During the first century B.C., animal parts were placed in graves, directly or after cremation. About fifty graves with well preserved animal bones have been found in Lamadelaine (Luxembourg). They provide an opportunity to study rules of choice of species and animal parts, and methods of storage. The pig is the first of the animals, not only in the number of bones, but also in its central place in the pits. Distribution of bones and butchering marks show that, in some cases, animal parts have been disarticulated prior to being pieced together in the pits. The same practices have been noticedfor dogs and poultry offerings. Distribution of quarters in pits allows us to define an interior circle with pig, poultry and dog, and a peripheral zone with oxen and sheep. Horses, often found next to the pits, are represented by non edible parts.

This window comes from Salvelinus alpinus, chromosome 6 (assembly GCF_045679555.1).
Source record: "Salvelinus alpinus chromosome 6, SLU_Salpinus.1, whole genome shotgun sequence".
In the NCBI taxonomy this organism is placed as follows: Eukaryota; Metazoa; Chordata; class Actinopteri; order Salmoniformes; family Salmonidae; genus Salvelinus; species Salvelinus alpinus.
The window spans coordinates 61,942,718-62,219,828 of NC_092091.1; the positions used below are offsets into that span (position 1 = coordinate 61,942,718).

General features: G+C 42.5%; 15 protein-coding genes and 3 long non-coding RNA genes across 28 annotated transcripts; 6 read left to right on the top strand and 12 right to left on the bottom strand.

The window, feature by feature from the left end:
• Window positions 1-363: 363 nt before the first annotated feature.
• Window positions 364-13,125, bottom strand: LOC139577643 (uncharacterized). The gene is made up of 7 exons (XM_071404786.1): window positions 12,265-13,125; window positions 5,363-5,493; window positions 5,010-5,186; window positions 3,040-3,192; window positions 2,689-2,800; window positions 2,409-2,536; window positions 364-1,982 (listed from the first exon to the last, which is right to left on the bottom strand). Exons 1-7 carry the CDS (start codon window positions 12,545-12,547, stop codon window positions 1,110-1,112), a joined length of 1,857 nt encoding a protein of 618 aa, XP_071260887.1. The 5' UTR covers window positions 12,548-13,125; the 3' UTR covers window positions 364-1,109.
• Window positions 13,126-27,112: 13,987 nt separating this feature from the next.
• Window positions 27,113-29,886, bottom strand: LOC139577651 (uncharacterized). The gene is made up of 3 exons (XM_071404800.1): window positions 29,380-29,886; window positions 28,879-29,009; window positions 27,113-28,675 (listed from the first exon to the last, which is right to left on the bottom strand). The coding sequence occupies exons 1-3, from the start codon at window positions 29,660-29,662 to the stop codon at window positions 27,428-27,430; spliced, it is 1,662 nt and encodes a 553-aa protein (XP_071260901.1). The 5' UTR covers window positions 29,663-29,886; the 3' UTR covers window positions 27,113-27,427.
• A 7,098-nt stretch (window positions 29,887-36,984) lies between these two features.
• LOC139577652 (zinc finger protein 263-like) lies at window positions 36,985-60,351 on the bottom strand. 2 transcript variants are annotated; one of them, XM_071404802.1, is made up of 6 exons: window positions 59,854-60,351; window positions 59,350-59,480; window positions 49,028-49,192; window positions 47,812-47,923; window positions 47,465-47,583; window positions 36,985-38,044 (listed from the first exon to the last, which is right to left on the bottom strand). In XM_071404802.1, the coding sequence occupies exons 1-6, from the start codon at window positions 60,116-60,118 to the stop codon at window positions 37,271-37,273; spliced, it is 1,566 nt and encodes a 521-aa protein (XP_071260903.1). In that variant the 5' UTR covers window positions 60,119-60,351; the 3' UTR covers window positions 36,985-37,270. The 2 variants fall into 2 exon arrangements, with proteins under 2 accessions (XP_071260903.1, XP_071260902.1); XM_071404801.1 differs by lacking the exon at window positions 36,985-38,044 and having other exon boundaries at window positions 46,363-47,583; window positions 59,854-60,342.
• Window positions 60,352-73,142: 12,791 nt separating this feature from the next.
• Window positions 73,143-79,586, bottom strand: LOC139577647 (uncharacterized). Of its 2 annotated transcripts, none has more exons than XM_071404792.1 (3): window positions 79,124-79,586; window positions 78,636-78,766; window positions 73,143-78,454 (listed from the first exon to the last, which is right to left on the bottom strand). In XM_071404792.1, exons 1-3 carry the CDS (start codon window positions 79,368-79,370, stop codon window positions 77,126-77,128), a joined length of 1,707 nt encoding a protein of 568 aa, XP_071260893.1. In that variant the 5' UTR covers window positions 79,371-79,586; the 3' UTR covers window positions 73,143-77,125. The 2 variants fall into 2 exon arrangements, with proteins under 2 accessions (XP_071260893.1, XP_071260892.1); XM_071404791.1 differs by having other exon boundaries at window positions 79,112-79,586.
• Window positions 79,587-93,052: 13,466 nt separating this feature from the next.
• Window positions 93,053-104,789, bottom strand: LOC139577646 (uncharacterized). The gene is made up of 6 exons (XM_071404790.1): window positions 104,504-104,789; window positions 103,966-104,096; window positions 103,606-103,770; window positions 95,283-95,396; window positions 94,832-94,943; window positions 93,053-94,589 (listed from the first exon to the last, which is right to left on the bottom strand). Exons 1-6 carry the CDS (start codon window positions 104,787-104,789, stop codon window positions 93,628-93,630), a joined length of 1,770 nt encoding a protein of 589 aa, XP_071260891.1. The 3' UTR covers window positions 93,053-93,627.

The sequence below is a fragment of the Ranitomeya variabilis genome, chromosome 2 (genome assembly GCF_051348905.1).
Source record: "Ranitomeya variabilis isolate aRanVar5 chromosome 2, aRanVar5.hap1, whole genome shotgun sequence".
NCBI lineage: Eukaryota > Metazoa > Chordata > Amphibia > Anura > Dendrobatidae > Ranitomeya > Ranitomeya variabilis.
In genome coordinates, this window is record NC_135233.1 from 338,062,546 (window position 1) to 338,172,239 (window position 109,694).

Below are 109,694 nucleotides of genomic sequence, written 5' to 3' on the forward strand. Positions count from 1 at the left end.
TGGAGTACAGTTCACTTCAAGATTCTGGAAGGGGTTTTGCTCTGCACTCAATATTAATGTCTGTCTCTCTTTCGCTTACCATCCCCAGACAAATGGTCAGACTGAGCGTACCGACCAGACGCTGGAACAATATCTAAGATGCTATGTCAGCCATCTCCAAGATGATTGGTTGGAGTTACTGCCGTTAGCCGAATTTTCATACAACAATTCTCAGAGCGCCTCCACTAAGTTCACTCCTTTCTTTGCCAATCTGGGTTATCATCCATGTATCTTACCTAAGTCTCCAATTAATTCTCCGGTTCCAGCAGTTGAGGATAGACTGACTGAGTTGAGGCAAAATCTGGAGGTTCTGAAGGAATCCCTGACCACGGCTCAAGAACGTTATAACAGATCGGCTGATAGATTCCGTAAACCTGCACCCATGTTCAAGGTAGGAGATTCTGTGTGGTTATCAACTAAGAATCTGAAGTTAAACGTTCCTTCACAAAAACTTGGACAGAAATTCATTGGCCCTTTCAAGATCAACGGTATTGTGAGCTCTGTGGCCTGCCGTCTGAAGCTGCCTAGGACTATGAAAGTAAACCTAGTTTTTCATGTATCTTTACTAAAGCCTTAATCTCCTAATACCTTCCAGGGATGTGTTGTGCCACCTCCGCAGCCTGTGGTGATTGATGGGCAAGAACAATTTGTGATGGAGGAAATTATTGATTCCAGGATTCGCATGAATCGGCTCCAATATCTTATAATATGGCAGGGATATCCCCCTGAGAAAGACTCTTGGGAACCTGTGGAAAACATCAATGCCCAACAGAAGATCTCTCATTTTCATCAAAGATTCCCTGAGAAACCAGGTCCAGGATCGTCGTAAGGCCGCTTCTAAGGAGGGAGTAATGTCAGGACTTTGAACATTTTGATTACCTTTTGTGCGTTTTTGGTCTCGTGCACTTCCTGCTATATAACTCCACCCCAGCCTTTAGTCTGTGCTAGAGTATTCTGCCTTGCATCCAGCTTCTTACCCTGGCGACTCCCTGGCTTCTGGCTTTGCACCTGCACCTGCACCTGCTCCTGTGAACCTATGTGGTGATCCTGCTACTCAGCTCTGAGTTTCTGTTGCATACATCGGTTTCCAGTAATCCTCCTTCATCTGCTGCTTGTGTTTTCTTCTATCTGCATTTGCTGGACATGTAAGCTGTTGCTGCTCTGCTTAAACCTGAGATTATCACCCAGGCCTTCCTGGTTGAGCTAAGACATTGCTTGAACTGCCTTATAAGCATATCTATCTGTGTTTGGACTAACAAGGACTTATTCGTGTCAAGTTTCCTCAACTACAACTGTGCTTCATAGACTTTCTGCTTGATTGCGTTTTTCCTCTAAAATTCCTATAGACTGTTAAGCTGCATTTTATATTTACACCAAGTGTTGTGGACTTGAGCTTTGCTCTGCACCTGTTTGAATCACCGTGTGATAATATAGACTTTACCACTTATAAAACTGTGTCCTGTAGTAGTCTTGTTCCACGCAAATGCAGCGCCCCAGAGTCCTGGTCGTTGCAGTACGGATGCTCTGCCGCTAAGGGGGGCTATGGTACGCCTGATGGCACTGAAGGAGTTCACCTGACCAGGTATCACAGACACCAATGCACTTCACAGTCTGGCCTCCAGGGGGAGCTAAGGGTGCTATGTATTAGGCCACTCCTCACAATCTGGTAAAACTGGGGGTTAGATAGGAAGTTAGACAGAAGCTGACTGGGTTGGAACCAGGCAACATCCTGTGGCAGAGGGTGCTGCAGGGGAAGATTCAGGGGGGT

Animal offerings, Graves, Late Iran Age, Lamadelaine, Luxembourg, Butchering marks, Archaeozoology, Distribution, Funeral field.